When analyzing Shakespeare’s meaning behind the term “the humor of affection,” it is important to first examine the term’s context as well as its use within varying translation of the sixteenth century play Love’s Labour’s Lost. Today, the words “humor” and “affection” are not commonly seen together, given that affection is a deep, and consequential feeling whereas humor describes something that light-hearted and funny. In the context of the Verse translation, Braggart is saying he is willing to draw his sword against the “humor of affection,” implying this phrase as something bad that Braggart must defend himself against. Additionally, Braggart describes the “humor of affection” as “reprobate,” further implying that it is something evil, immoral, and furthermore unwelcome.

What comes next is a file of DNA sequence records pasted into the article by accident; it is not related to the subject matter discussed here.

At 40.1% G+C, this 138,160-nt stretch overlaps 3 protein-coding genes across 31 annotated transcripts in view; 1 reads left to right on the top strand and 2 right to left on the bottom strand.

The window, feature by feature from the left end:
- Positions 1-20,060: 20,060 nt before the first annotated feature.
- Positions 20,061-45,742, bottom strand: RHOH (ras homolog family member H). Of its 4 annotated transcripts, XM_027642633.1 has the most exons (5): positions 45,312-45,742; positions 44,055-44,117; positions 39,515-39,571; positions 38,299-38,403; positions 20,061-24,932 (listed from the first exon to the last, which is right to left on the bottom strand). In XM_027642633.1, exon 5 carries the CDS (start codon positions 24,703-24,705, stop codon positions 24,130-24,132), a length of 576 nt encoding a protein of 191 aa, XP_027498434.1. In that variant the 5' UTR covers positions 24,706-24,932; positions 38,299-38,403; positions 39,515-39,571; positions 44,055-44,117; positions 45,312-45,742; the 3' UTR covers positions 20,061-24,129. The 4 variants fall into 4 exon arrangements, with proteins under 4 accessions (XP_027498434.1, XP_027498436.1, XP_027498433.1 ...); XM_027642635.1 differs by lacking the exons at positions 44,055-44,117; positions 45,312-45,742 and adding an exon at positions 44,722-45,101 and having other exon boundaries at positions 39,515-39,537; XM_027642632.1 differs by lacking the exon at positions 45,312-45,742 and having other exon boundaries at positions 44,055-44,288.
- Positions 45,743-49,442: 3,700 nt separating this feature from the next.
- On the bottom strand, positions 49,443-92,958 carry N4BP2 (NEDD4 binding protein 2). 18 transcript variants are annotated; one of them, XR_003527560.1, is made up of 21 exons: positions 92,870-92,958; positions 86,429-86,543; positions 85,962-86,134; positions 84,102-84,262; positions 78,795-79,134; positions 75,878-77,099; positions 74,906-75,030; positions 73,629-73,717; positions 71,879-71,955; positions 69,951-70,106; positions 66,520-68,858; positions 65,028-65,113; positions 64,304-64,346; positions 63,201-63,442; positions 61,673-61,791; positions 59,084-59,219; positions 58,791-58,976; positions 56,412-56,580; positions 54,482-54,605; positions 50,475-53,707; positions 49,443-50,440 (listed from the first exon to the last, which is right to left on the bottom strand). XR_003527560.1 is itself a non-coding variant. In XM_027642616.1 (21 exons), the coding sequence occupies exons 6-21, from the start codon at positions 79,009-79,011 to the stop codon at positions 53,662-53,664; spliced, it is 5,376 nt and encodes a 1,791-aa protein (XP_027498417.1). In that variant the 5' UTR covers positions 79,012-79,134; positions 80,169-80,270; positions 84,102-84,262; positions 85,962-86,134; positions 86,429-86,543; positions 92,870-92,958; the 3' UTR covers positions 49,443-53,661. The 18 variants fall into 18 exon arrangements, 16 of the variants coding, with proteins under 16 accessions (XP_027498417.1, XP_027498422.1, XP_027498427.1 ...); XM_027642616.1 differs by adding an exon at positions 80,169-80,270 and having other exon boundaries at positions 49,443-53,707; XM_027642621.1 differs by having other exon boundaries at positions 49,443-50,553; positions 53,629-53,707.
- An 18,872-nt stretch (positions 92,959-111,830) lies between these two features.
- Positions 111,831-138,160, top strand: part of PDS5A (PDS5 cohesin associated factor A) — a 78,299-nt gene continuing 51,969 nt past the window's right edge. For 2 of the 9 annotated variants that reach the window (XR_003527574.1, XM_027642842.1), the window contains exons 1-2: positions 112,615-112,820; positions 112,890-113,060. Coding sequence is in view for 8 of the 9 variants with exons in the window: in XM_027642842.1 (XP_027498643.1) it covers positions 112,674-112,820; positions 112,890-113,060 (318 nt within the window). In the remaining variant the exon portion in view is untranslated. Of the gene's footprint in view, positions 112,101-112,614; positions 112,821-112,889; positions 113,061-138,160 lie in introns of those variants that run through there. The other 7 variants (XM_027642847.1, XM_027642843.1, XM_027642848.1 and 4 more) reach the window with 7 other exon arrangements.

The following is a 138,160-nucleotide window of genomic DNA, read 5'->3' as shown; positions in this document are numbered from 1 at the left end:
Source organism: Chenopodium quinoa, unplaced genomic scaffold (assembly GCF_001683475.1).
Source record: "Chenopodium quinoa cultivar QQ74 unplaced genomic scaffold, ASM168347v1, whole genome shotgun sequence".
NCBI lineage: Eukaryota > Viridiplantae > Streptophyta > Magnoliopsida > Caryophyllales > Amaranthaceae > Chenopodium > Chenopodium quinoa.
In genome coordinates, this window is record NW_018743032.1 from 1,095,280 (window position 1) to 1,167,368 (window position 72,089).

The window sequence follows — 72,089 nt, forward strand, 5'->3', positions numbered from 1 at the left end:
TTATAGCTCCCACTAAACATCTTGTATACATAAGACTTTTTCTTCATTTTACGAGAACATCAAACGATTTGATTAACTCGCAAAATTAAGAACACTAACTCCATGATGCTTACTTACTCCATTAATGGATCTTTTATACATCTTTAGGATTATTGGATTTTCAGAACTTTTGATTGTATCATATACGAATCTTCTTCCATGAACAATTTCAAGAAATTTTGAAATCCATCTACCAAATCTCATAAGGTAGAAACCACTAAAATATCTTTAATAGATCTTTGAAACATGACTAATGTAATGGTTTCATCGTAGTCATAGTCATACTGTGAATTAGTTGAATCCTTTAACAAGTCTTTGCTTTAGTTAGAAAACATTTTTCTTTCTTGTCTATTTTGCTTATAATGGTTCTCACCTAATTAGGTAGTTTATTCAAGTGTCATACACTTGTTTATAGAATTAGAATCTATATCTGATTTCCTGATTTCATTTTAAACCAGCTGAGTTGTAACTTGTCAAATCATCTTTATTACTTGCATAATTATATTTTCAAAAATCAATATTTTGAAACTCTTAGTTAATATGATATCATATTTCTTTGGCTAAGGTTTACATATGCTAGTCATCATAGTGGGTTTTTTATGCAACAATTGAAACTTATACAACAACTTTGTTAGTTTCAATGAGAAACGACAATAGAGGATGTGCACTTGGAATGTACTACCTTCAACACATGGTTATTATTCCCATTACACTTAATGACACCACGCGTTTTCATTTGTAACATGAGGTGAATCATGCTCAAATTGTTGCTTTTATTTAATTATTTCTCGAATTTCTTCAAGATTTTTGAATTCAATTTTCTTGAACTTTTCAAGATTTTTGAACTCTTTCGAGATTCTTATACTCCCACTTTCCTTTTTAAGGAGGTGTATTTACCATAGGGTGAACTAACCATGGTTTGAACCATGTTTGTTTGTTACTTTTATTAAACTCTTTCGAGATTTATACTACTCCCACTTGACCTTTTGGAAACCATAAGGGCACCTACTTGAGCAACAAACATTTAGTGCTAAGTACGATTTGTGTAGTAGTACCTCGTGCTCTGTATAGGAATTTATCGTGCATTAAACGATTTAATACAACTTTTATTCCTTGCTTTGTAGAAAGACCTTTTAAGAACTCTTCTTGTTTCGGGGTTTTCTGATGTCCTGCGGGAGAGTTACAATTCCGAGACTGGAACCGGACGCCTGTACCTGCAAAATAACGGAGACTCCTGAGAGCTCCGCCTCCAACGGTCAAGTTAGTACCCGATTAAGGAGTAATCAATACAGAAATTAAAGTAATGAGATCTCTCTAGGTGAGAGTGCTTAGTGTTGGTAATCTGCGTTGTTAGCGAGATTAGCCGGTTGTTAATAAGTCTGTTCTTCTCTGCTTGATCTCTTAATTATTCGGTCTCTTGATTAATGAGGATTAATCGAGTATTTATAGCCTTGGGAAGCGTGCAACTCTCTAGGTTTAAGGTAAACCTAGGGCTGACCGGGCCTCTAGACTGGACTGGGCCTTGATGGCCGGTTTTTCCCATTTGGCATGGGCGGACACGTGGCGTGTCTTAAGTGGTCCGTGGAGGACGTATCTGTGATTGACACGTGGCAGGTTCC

In a differing translation, this phrase takes on a slightly different meaning given that “humor” is replaced with the British spelling, “humour.” Given that Shakespeare was writing this play in sixteenth century England, it is fair to believe that this more traditional spelling is what Shakespeare actually wrote in the original version of the play. However, this different spelling also takes on a different definition of, “mood, disposition, frame of mind, temperament [as determined by bodily fluids]” (SW). This definition turns the contemporarily jovial and carefree term into something more permanent, methodical, and scientific. Taking this into account, the line as a whole takes on a different meaning, implying that this affection is something that is unavoidable for Braggart, and is furthermore dangerous, given his need to defend himself against, and even fight this feeling.